Coronary artery calcium, HIV and inflammation in Uganda compared with the USA.Open Heart 2019; 6(1):e001046OH
To compare the prevalence of detectable coronary artery calcium (CAC) among higher risk, older people living with HIV (PLWH) and uninfected persons in Uganda versus the USA, and second to explore associations of CAC with HIV-specific variables and biomarkers of inflammation.
This cross-sectional study of 430 total subjects compared 100 PLWH on antiretroviral therapy and 100 age-matched and sex-matched HIV-uninfected controls in Uganda with 167 PLWH on antiretroviral therapy and 63 uninfected controls in the USA. Multivariable logistic regression was used to examine associations with detectable CAC (CAC >0).
Compared with US subjects, Ugandans were older (mean age 56 vs 52 years) and were more likely to have diabetes (36% vs 3%) and hypertension (85% vs 36%), but were less likely to be male (38% vs 74%) or smokers (4% vs 56%). After adjustment for HIV serostatus, age, sex and traditional risk factors, Ugandans had substantially lower odds of CAC >0 (adjusted OR 0.07 (95% CI 0.03 to 0.17), p<0.001). HIV was not associated with CAC >0 in either country (p>0.1). Among all PLWH, nadir CD4 count was associated with the presence of CAC, and among Ugandans soluble intercellular adhesion molecule (p=0.044), soluble CD163 (p=0.004) and oxidised low-density lipoprotein (p=0.043) were all associated with the presence of CAC.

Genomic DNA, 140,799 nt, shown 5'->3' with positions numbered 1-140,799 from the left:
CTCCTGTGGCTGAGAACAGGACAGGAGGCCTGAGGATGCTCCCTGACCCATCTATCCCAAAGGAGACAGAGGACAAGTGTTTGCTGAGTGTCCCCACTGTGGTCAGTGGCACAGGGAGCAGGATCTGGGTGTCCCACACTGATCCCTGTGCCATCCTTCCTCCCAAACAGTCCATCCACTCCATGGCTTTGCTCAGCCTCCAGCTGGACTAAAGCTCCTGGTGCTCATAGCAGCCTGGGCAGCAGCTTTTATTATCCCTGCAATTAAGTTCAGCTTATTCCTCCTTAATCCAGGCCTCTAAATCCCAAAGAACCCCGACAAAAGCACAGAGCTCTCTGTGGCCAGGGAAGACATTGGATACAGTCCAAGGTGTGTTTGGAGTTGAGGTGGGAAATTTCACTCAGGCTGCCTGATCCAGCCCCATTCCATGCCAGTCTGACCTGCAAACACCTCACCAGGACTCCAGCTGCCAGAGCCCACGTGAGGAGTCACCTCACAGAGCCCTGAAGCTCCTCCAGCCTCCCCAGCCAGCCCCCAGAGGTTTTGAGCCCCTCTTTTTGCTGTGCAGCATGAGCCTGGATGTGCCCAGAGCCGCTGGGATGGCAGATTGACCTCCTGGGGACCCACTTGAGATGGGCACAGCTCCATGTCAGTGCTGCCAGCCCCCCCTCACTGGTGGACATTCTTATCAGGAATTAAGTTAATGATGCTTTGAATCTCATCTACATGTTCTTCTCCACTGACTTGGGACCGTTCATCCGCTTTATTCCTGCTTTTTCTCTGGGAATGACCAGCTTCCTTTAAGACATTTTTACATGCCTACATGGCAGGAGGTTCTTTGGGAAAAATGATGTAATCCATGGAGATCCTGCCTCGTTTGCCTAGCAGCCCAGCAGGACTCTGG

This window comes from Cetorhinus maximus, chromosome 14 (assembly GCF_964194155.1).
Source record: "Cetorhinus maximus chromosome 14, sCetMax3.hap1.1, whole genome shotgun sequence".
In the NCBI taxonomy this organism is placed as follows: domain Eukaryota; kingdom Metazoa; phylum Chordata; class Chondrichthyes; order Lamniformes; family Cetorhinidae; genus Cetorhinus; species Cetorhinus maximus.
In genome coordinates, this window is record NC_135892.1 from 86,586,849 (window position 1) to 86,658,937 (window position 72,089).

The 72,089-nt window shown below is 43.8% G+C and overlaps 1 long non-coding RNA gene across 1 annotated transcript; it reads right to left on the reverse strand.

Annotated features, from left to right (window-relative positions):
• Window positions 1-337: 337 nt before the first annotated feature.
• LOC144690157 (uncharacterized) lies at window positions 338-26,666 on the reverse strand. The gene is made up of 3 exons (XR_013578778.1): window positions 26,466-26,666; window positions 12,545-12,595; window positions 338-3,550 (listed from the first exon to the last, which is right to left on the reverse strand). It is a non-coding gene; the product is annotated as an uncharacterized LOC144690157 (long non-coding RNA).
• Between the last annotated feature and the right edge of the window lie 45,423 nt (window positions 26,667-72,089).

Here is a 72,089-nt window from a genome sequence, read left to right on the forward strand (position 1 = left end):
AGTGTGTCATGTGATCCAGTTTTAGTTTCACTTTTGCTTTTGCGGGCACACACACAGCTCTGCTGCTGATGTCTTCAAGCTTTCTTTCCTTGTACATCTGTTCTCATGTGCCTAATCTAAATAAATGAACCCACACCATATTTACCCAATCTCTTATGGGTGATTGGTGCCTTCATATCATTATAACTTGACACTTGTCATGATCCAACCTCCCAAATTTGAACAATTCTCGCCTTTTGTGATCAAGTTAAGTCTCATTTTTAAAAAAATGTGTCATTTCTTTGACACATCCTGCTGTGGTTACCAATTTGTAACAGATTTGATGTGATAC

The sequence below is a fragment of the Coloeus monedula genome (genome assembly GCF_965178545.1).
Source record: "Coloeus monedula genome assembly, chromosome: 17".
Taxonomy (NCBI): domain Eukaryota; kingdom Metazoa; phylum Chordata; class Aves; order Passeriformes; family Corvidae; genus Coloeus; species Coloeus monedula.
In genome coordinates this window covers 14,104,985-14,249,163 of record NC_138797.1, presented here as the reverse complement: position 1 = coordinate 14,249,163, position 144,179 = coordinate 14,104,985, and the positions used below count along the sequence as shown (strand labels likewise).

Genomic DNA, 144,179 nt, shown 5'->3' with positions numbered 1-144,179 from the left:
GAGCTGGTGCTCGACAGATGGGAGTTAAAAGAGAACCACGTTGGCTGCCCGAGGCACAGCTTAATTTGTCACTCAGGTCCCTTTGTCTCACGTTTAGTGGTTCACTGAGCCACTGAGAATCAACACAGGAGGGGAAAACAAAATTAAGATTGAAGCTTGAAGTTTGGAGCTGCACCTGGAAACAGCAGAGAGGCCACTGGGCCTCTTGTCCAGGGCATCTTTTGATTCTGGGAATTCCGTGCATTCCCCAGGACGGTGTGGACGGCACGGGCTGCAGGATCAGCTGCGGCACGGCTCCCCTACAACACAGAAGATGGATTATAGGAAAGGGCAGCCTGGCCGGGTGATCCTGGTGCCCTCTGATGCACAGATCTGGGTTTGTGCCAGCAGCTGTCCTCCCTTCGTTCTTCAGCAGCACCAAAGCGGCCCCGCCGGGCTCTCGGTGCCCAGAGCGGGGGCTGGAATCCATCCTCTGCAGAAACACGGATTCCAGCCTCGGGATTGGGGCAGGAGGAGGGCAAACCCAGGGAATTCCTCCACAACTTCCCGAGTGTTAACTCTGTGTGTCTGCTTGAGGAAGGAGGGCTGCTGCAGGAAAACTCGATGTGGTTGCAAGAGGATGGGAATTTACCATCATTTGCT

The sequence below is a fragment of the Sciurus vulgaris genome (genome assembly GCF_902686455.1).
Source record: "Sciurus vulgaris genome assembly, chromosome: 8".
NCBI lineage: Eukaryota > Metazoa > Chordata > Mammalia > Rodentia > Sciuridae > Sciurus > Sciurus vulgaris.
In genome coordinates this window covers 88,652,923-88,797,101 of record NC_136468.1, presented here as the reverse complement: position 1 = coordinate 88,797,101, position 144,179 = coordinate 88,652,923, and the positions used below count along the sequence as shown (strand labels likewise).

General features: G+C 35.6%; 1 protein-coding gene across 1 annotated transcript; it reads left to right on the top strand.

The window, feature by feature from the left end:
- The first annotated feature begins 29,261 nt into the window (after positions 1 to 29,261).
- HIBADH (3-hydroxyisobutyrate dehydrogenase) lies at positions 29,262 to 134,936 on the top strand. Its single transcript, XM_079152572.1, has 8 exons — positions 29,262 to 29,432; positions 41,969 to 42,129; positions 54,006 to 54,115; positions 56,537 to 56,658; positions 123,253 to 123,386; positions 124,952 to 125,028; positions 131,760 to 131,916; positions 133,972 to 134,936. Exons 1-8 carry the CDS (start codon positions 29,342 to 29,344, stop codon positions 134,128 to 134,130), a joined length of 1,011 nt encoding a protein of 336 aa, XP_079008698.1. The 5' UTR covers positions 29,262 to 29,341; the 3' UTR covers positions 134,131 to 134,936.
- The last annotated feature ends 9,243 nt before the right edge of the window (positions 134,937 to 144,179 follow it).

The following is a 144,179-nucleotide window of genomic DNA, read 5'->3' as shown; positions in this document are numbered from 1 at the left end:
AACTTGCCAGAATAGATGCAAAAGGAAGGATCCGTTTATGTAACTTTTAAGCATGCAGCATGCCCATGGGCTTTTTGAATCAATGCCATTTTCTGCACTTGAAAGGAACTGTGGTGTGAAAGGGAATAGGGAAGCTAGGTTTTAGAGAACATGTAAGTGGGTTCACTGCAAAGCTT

Ugandans had a dramatically lower prevalence of any coronary calcification compared with US subjects. The role of HIV infection and inflammation as risk factors for subclinical coronary disease in sub-Saharan Africa merits further investigation.